Kamala Harris Emerges as Potential Democratic Candidate for 2024 Amid Rising Support and Republican Concerns

Featured & Cover Kamala Harris Emerges as Potential Democratic Candidate for 2024 Amid Rising Support and Republican Concerns

Vice President Kamala Harris has captured the attention of Republican donors, holds significant name recognition, and is gaining support from influential Democratic Party figures. Should President Joe Biden step aside from the 2024 election, Harris would be the natural successor, according to top Democrats. This raises a crucial question: Does Harris have a better chance than Biden of defeating Donald Trump? Despite Biden’s insistence on staying in the race, discussions about Harris’s potential candidacy are intensifying.

If Harris were to become the party’s nominee and win the November 5 election, she would be the first woman president of the United States, and the first African American and Asian individual to serve as vice president. Her tenure in the White House over the past three and a half years has been marked by a slow start, significant staff turnover, and challenging early assignments, such as addressing Central American migration, which did not yield major successes.

As recently as last year, concerns within the White House and Biden’s campaign team regarding Harris’s potential liability to the campaign were prevalent. However, her recent efforts on abortion rights and engagement with young voters have significantly altered this perception among Democratic officials.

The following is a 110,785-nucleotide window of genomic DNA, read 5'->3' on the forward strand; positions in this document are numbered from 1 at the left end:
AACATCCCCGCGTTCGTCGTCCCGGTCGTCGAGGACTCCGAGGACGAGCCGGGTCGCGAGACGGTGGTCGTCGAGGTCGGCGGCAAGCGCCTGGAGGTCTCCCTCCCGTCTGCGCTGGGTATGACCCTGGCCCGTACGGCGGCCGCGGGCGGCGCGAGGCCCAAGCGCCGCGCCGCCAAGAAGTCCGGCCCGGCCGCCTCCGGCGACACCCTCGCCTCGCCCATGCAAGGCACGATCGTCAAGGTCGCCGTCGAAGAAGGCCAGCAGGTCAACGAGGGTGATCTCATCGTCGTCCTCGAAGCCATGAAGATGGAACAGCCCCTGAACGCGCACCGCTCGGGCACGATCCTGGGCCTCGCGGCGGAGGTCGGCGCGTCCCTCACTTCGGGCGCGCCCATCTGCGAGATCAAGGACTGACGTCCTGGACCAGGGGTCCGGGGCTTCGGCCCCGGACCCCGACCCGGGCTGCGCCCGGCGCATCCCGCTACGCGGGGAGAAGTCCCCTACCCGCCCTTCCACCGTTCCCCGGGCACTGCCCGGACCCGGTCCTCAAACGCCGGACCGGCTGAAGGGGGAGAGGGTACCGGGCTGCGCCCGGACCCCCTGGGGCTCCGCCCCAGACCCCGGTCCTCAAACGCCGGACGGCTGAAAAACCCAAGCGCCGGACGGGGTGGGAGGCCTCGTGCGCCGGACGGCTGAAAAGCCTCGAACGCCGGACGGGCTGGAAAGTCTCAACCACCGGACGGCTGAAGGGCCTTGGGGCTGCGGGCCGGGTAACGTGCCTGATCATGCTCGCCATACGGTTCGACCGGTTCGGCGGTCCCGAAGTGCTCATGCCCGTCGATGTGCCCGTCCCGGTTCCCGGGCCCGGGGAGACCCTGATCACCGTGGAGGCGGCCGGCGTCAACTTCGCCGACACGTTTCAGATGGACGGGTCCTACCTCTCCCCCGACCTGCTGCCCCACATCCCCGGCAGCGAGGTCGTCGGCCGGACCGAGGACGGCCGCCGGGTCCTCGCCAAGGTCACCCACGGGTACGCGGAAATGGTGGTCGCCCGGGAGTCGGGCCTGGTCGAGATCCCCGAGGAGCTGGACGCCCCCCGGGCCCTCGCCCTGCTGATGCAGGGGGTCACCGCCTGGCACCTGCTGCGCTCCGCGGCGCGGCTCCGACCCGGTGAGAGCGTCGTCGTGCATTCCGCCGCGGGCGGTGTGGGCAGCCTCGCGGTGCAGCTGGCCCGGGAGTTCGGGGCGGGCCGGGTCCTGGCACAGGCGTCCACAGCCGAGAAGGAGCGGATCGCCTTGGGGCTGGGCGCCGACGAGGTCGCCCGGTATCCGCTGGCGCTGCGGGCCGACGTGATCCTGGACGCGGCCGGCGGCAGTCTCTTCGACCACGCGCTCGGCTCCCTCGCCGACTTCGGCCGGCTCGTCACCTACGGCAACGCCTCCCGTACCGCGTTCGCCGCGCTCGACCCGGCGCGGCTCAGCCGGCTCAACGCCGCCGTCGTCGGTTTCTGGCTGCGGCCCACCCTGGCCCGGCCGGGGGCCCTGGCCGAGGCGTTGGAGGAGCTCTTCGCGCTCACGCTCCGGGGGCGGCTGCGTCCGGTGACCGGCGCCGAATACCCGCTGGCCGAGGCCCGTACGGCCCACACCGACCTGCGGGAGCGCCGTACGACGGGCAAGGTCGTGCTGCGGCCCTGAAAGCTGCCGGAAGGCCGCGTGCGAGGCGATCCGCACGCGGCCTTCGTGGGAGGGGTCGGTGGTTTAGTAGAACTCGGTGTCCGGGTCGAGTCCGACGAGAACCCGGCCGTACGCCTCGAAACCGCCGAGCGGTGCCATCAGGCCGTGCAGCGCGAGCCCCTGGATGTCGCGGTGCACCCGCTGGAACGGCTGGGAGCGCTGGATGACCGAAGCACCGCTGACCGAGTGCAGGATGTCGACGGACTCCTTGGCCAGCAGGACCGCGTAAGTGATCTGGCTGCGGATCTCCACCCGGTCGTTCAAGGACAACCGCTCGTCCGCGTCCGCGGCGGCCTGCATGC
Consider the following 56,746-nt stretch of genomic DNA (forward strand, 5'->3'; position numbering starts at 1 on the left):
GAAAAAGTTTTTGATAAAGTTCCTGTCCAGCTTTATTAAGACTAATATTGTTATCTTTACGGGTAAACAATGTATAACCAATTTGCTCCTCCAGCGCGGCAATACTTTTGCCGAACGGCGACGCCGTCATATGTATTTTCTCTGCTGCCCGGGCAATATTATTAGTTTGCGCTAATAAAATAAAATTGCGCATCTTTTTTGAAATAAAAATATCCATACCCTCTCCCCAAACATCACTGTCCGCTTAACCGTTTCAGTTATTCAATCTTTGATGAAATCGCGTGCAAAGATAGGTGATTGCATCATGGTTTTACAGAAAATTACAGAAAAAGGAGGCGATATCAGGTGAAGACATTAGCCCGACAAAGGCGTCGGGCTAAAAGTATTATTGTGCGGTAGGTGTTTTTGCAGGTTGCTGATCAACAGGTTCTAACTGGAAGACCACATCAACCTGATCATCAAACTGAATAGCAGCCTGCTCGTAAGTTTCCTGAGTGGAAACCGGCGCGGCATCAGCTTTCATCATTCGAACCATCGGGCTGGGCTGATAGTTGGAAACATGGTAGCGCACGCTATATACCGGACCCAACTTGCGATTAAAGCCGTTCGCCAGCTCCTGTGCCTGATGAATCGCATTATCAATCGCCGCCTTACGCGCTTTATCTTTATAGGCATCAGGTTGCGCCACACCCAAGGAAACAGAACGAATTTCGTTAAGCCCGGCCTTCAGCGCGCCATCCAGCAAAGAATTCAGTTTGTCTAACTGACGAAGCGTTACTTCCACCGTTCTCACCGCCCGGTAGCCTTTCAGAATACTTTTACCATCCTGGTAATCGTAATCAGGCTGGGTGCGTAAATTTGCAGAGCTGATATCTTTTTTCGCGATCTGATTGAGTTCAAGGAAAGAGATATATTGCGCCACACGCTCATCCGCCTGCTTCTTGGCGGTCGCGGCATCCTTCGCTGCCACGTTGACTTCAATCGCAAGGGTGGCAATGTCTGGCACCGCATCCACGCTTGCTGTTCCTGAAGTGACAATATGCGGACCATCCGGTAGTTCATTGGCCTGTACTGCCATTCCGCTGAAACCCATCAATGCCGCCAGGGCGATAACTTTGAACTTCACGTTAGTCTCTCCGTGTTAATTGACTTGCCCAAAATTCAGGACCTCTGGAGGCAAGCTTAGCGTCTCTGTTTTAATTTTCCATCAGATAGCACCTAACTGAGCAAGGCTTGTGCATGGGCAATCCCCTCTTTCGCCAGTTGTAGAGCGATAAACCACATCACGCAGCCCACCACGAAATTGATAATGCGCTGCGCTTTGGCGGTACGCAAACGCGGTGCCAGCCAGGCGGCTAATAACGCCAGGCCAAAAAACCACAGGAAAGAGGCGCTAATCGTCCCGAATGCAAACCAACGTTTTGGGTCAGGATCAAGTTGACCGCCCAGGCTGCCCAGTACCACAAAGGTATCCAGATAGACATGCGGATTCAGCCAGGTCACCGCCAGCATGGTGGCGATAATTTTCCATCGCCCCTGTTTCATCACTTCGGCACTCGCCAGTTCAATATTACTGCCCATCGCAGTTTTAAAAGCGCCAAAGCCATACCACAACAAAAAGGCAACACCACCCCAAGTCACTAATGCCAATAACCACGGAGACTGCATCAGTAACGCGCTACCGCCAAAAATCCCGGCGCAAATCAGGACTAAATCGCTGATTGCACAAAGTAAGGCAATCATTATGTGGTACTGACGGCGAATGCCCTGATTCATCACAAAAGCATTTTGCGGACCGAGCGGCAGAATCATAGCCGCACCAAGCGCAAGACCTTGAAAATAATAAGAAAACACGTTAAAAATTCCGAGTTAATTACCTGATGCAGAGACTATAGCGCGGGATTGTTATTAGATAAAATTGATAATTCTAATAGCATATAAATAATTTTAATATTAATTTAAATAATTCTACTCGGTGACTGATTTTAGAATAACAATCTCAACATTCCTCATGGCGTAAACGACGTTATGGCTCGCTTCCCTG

The Biden-Harris campaign expressed, “She is proud to be his running mate and looks forward to serving at his side for four more years.” Recent polls indicate that Harris might have an edge over Biden in a potential matchup against Trump. A CNN poll released on July 2 showed Trump leading Biden by six percentage points (49% to 43%), while Harris trailed Trump by a narrower margin of 47% to 45%, within the margin of error. The poll also revealed that independents favor Harris over Trump (43% to 40%) and that moderate voters prefer her 51% to 39%.

Another poll by Reuters/Ipsos following a debate between Trump and a struggling Biden showed Harris and Trump nearly tied, with 42% supporting Harris and 43% backing Trump. Among possible alternatives to Biden, only former First Lady Michelle Obama, who has shown no interest in running, polled higher. Internal polling from the Biden campaign indicated that Harris has similar odds as Biden of beating Trump, with 45% of voters supporting her compared to 48% for Trump.